UC Board of Regents' budget awaits approval by state government
A budget plan that has been approved by the University of California Board of Regents is awaiting approval by the state government. The proposal calls for increases in faculty compensation and additional funding for a 2.5% student enrollment increase. It will first be reviewed by Governor Arnold Schwarzenegger and then passed on to the state legislature. Although the budget incorporates a number of proposals, it does not include a proposal on student fees; according to a press release, the Regents will make a decision on student fees only after the governor's state budget proposal is released in January. If there is a hike in student fees for the 2007-2008 academic year, the university will return 33% of its income from undergraduate fees to financial aid programs. It will also increase assistance to disadvantaged middle-income students who typically do not qualify for financial aid. The plan proposes a 45% return-to-aid for graduate academic students and a 33% return-to-aid for professional school students.
Negotiated rulemaking ready to roll
Proposed regulations for student financial aid programs will be discussed at a negotiated rulemaking event to take place December 12th through 14th. Authorized by Title IV of the Higher Education Act of 1965, this negotiated rulemaking meeting will cover a number of broad issues, including "School Issues," "Lender and GA Issues," "Title IV Loan Issues," and "Perkins Loan Issues." Each issue to be discussed must meet certain criteria: it must be addressable through regulations; it must have an identifiable solution; there must be a reasonable expectation that a consensus can be reached; and any proposed provisions are expected to be cost-neutral. Once the agenda is finalized by the committee, it is expected to be posted on the 2006-2007 negotiated rulemaking website.
GAO recommends revamping of educational system
David M. Walker, the Comptroller General of the United States, has provided three sets of recommendations for consideration by the 110th Congress. Based on information gathered by the U.S. Government Accountability Office (GAO), the recommendations are meant to "assure the quality and competitiveness of the U.S. Educational System." According to Walker and the GAO, key topics needing Congressional oversight include:
|Law School News|
Report Card on Higher Education releasedU.S. News Rankings push Howard north$10 million grant to Vanderbilt UniversityArkansas colleges may get $250 million boost ....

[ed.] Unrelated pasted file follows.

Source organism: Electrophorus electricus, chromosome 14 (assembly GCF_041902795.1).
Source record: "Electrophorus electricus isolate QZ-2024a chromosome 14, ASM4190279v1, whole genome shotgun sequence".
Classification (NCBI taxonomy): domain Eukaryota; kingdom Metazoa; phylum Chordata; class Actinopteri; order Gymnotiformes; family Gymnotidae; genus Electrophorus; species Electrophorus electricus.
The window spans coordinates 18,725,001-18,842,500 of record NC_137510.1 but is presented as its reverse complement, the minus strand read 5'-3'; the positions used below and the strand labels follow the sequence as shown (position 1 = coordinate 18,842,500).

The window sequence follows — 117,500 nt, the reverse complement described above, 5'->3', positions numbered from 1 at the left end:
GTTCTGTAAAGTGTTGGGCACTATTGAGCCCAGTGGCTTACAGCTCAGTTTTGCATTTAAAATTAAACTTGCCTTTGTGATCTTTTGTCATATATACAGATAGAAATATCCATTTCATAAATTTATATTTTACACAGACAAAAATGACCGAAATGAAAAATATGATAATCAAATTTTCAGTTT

|Law School News|
White Students Seeing More AidKY Law Students Lose FundsTwo Congressmen Seek To Restore FinAidUM Clears Path for Debt-Free GradsTwo New Grants for '06-'07Research Grant Deadline Approaches ....
|Law School News|
Ethics Law Harms StudentsChanges Benefit MI StudentsFL Students SaveGrants For AZ Private SchoolsCA Immigrants To Receive Aid? ....
Financial aid information unavailable to many students and parents
- The impact of efforts to close achievement gaps among disadvantaged populations in K-16+ education.
- The effectiveness of education programs in meeting the needs of the 21st century workforce.
- The efficiency and effectiveness of programs designed to promote access to and affordability of postsecondary education.
- The assurance of a proper balance between immigration policies—such as work and student visa programs to address the nation's need for people with skills, particularly math and science—and the nation's homeland security requirements.
A survey conducted at the 2006 Massachusetts College Goal Sunday event demonstrated that many students wanting to pursue higher education still find financial aid information inaccessible. The data that have been released are based on more than 500 responses from attendees of the 2006 program. The survey reported that more than 95% of respondents acknowledged that they needed help with filling out the FAFSA; around 10% of attendees were non-traditional students (either adult students or GED-program students); 78% were applying for four-year programs; a paltry 22% of attendees' parents had received four-year college educations, while 55% did not have college degrees; and 67% of attendees' families had annual incomes of $60,000 or less. The free-to-the-public, not-for-profit organization's mission is to bring together families of college-bound students and financial aid professionals from higher education institutions across Massachusetts, thus providing students and their families with assistance and information on obtaining financial aid. The third annual Massachusetts College Goal Sunday is slated to be held at 17 locations across Massachusetts on January 28, 2007.
ASU Advantage program to raise income-based eligibility requirement
The ASU Advantage program at Arizona State University has decided to increase its family income limit for eligibility for Arizona high school students. The change will enable students from families making $25,000 or less to receive ASU Advantage grants next year. Currently, the family income limit is $18,850. After adjustments are made based on the expected family income set by FAFSA, the scholarship, which is now in its second year, covers the remainder of the costs of tuition, board, room, books, and fees, which total approximately $12,500 for on-campus students. According to U.S. Census figures, about 29% of families in Arizona earned less than $25,000 in 1999. The increase in the ASU Advantage program's family income limit will enable the university to help a larger proportion of its students.